A 61-year-old woman is admitted to the ICU with head trauma following an alcohol-induced fall down a flight of stairs. She is known to have moderately severe COPD, but is otherwise in relatively good health. Her admission CT scan of the head is normal. Five days after ICU admission, she has a Glasgow coma scale score of 10, with pupils 4 mm and reactive to light. She opens her eyes to voice, loud sounds, and pain, but makes only incomprehensible sounds. She localizes and withdraws purposefully to painful stimuli. No seizure activity has been observed, and an EEG shows only diffuse slow-wave activity. She is afebrile and remains extubated, and has a forceful spontaneous cough productive of mucoid phlegm. Her medications consist of occasional morphine for discomfort and nebulized albuterol and ipratropium bromide for COPD. While you are discussing her status and prognosis at the bedside with her husband, the nurse interrupts your conversation to tell you that the patient has a fixed and dilated pupil on the right side (Fig 1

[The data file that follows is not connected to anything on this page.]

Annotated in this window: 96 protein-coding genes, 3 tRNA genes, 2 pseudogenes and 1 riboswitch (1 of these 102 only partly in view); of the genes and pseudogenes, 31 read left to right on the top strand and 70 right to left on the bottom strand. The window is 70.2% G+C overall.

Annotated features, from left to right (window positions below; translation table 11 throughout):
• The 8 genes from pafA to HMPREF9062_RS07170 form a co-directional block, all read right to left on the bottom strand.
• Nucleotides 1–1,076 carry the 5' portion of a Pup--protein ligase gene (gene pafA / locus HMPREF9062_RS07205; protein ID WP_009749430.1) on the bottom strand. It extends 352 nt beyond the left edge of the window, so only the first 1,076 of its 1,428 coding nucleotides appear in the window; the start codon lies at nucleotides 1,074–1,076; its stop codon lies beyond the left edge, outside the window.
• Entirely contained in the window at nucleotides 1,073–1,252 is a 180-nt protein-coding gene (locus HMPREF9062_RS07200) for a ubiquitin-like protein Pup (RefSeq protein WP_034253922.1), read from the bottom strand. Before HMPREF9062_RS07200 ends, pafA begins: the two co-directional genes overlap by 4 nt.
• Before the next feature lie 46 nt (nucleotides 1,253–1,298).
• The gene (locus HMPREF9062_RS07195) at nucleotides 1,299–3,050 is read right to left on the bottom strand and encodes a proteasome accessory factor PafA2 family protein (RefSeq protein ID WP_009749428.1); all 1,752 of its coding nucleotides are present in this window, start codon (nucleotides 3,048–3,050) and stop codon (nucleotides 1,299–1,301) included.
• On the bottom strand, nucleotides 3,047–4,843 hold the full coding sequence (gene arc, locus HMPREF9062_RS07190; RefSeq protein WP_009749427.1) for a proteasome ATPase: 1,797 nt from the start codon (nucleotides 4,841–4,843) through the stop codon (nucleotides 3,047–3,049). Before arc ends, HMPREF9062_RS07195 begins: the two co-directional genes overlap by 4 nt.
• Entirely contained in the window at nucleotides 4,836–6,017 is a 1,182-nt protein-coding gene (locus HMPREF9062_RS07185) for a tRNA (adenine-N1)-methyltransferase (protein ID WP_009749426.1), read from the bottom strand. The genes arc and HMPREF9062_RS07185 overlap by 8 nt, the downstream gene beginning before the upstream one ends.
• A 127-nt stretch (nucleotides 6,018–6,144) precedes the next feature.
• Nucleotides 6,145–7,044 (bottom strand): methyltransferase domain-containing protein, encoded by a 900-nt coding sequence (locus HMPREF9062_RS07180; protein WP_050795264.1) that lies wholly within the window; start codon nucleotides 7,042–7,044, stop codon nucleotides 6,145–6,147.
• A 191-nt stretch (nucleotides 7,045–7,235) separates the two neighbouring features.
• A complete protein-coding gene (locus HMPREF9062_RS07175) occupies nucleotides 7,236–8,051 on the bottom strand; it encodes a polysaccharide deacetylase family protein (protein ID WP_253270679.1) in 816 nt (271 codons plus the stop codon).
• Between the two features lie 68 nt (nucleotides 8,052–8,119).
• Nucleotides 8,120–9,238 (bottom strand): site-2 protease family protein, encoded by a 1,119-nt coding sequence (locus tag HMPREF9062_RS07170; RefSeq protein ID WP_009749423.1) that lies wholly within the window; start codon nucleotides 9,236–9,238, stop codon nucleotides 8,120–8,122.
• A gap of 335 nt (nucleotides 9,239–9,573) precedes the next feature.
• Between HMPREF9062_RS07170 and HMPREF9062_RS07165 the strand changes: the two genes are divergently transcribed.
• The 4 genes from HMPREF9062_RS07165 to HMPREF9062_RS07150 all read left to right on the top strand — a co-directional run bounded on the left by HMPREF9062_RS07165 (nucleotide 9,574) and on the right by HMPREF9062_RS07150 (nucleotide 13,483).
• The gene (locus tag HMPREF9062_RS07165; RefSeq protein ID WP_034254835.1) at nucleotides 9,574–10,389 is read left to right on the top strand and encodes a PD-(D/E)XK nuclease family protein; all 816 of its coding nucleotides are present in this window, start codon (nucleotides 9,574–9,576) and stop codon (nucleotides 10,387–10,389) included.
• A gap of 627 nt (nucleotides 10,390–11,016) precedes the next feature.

). You immediately examine the patient, but apart from the dilated pupil, her physical examination remains unchanged. An urgent CT scan of the head shows no changes. The patient’s husband, a retired neurologist, is alarmed and asks what will be done next. What is the best course of action at this point?